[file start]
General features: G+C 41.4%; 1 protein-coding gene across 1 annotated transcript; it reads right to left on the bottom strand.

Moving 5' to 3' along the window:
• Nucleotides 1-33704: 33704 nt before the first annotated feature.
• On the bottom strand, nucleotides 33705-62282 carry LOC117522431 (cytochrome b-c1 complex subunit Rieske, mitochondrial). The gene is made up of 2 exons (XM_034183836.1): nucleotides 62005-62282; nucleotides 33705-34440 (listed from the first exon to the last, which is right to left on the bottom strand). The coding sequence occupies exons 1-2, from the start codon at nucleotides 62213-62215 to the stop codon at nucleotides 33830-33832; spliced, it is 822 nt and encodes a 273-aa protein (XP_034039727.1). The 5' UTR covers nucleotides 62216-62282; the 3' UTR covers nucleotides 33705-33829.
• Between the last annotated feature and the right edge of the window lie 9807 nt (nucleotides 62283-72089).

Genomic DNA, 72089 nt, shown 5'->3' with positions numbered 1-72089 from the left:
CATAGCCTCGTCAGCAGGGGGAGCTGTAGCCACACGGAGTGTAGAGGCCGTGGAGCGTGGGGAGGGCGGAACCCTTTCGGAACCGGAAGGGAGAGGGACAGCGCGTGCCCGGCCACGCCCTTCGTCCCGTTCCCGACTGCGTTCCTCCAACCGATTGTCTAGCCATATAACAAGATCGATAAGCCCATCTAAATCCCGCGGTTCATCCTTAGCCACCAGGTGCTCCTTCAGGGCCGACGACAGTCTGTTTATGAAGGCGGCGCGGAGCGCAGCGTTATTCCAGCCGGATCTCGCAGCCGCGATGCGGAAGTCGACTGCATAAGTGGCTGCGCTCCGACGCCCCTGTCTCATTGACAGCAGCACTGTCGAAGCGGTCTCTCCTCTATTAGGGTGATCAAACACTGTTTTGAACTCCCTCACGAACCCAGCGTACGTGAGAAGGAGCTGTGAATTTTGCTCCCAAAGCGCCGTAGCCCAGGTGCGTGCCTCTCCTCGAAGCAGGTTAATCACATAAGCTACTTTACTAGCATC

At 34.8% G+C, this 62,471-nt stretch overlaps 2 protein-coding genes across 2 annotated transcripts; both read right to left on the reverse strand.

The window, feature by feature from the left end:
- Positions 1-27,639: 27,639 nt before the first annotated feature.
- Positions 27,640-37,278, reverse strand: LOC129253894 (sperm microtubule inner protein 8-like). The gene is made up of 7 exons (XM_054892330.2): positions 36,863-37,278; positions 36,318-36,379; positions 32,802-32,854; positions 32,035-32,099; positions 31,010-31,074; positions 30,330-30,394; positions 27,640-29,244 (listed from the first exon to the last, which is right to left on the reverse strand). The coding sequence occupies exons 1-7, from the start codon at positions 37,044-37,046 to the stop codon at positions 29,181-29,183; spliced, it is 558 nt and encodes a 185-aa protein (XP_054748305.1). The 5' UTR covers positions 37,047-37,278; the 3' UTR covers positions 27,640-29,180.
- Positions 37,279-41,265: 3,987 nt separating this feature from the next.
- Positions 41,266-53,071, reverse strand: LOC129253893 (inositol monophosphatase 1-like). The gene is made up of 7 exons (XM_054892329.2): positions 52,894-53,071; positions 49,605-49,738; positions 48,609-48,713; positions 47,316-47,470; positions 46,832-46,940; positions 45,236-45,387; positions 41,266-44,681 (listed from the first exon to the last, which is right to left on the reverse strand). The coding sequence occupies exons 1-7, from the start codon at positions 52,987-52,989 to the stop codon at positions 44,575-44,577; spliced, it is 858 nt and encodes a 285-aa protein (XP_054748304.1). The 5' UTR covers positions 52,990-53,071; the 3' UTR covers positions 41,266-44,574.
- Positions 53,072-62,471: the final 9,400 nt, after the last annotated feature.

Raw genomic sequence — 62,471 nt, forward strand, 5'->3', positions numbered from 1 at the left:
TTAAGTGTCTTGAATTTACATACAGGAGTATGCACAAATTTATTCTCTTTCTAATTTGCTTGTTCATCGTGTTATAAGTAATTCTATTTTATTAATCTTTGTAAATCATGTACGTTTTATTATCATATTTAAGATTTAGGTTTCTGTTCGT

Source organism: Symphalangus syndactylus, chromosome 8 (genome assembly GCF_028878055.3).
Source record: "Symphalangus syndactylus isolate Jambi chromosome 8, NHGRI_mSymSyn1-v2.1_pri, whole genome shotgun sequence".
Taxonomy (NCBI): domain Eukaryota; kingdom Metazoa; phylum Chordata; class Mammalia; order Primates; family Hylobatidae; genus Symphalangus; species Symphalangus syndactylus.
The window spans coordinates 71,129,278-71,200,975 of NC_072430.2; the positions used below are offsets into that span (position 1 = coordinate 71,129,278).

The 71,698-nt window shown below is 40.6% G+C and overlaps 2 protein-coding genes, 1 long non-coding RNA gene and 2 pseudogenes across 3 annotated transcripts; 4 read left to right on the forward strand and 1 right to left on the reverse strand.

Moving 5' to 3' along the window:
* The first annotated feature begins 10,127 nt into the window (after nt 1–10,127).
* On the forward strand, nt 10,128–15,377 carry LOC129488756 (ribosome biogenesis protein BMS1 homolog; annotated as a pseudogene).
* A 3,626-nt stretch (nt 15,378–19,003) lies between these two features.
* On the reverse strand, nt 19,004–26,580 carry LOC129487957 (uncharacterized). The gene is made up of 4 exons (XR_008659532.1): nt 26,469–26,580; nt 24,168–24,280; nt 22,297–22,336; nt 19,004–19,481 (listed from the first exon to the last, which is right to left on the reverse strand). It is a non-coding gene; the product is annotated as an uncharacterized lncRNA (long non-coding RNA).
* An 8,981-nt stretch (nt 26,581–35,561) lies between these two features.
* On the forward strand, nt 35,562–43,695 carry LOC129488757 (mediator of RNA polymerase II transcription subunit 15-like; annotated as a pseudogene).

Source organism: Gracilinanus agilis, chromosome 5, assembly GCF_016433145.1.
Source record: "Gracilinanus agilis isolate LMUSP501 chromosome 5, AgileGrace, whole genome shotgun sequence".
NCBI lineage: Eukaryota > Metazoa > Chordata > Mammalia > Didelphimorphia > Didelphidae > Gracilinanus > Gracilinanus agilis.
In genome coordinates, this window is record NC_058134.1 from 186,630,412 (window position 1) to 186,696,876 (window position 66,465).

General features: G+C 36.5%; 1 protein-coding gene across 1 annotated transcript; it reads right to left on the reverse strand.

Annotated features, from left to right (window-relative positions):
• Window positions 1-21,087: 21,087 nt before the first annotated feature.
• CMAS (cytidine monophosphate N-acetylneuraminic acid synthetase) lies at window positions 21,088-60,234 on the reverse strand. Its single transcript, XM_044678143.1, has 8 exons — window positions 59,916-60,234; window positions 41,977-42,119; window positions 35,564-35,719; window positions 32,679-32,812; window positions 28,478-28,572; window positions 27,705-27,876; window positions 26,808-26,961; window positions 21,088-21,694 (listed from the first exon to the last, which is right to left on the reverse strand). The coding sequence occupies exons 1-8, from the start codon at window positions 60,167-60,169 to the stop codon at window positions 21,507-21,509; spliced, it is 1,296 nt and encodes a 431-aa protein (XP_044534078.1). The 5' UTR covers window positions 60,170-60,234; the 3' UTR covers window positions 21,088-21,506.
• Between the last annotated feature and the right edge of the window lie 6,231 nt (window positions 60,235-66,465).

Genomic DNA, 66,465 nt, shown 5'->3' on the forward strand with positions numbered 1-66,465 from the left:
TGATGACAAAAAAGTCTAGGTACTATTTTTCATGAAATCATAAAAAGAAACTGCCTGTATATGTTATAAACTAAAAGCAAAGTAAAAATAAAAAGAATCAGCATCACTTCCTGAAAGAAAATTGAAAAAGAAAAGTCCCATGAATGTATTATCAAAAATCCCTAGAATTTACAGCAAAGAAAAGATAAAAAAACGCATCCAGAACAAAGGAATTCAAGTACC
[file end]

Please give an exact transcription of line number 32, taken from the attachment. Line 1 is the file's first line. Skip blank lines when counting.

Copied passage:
In genome coordinates, this window is record NC_058134.1 from 186,630,412 (window position 1) to 186,696,876 (window position 66,465).